IV iron dextran alternative to oral iron for anemia in nondialysis CKD

Treatment with intravenous low-molecular-weight iron dextran (LMWID) seems to be an effective alternative for patients with nondialysis chronic kidney disease (ND-CKD) who remain anemic despite receiving oral iron and erythropoiesis-stimulating agents (ESAs).

The findings come from a retrospective chart review of 150 ND-CKD patients enrolled in a computerized anemia management program (CAMP) between 2005 and 2007, who received the LMWID INFeD (n=50) or Nephron FA tablets (n=100) in conjunction with ESAs over a 60-day period.

The program was designed to treat anemia of CKD using a computerized iron-dosing algorithm that prescribed either no iron, oral iron, or 1 g of INFeD over 1.5-2 hours, based on patients' hemoglobin (Hb), iron saturation (TSAT), and ferritin levels.

"IDs [iron dextrans]allow for high-dose infusions, giving it a practical advantage over other IV [intravenous] formulations," explain Lenar Yessayan (Henry Ford Hospital, Detroit, Michigan, USA) and colleagues.

As reported in the International Journal of Nephrology, INFeD significantly improved iron parameters from baseline over the study period.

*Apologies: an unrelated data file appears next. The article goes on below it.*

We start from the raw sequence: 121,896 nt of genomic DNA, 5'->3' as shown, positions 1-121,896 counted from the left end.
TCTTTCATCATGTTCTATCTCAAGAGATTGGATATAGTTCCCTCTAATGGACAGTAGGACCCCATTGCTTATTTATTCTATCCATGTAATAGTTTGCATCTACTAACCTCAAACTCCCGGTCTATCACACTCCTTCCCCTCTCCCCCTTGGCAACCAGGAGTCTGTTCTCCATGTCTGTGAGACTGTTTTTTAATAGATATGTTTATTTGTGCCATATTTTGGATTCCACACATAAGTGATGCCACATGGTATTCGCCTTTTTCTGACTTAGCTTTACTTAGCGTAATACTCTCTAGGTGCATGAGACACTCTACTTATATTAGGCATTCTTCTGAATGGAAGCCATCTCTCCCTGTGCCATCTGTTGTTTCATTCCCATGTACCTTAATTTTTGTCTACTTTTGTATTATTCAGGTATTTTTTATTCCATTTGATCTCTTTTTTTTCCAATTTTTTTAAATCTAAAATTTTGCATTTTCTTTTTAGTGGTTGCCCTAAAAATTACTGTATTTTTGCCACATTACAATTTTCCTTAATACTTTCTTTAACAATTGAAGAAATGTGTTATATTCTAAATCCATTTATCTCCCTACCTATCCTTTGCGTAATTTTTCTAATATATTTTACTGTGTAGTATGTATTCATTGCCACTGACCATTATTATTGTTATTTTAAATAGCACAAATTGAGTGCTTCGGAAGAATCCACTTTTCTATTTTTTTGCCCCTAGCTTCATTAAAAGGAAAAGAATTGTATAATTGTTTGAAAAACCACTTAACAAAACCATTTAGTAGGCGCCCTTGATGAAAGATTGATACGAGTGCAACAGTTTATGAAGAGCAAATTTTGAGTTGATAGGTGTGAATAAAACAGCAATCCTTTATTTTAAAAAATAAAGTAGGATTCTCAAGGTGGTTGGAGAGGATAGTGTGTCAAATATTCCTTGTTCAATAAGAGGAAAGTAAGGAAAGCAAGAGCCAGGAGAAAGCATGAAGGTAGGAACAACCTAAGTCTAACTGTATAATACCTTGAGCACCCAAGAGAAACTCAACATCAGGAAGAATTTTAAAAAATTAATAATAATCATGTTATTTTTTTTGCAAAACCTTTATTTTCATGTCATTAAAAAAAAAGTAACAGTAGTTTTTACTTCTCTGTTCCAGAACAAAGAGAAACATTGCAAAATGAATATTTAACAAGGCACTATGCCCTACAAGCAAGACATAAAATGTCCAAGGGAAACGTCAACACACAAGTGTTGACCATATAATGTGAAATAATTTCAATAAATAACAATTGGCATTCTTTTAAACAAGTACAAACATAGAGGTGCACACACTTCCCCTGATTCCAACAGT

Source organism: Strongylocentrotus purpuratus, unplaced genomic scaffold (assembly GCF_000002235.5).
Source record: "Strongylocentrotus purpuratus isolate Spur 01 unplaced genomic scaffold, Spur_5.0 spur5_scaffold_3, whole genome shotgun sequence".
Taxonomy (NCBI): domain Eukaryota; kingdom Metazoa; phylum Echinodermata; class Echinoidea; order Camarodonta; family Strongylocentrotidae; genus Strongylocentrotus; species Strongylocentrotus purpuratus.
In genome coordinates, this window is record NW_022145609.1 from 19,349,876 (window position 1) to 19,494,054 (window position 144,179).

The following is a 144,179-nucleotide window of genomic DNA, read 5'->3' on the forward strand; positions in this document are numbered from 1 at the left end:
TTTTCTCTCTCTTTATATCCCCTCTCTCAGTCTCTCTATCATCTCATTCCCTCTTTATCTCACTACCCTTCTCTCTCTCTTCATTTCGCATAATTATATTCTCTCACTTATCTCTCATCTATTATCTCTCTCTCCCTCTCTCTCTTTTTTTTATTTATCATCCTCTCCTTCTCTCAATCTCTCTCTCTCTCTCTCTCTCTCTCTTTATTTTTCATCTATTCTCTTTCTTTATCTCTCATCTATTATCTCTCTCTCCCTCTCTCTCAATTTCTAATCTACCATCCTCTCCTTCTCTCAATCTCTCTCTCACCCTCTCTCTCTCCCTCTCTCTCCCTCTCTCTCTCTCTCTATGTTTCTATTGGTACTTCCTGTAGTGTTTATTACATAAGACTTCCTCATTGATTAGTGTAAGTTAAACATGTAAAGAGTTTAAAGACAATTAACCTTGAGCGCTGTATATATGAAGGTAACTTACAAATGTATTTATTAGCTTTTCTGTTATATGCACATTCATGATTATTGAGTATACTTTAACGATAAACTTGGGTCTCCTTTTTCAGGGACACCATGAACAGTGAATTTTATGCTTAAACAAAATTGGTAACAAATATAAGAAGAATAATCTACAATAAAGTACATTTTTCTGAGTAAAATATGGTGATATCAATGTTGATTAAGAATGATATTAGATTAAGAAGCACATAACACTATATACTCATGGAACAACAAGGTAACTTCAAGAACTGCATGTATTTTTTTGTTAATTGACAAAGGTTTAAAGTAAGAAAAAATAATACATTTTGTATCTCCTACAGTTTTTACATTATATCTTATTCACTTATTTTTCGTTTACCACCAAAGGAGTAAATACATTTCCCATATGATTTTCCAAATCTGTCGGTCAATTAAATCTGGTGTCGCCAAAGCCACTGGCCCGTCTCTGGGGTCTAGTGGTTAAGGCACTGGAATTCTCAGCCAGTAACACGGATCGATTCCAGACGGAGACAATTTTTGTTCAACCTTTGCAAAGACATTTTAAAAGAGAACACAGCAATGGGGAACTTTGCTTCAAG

The LMWID group showed a significant improvement from baseline in mean Hb at days 30 and 60, at 10.7 versus 9.4 g/dL and 11.3 versus 9.4 g/dL, respectively.

In addition, LMWID treatment significantly improved TSAT by days 30 and 60 at 23.4% versus 12.9% and 24.0% versus 12.9%.

A substantial increase from baseline in ferritin was also observed in the LMWID group at day 30, at 359.0 versus 134.7 ng/mL, and levels remained increased at day 60, at 294.0 ng/mL.

To analyse safety outcomes with INFeD use, the team also reviewed data available for any individuals who had received INFeD (n=936) at the hospital between 2001 and 2005. In this cohort, three adverse events occurred, only one of which was categorized as serious. The serious adverse event (AE) rate was one per 1699 total ID infusions and the serious AE rate per 100 mg dose would translate to 12 per 100,000, reports the team.

"Our results support that LMWID when combined with ESA is efficacious in raising Hb and replenishing iron stores in as early as 30 days in ND-CKD patients," say Yessayan and colleagues. "High-dose LMWID should be considered in ND-CKD patients who fail or cannot tolerate oral iron," they add.

The researchers explain: "Since the two groups by protocol design were assigned to different iron and ESA dosing, and dosing was adjusted to reach or maintain a target goal, we did not compare mean differences between the two groups at each evaluation point."

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Sally Robertson

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Sally Robertson

Sally first developed an interest in medical communications when she took on the role of Journal Development Editor for BioMed Central (BMC), after having graduated with a degree in biomedical science from Greenwich University.


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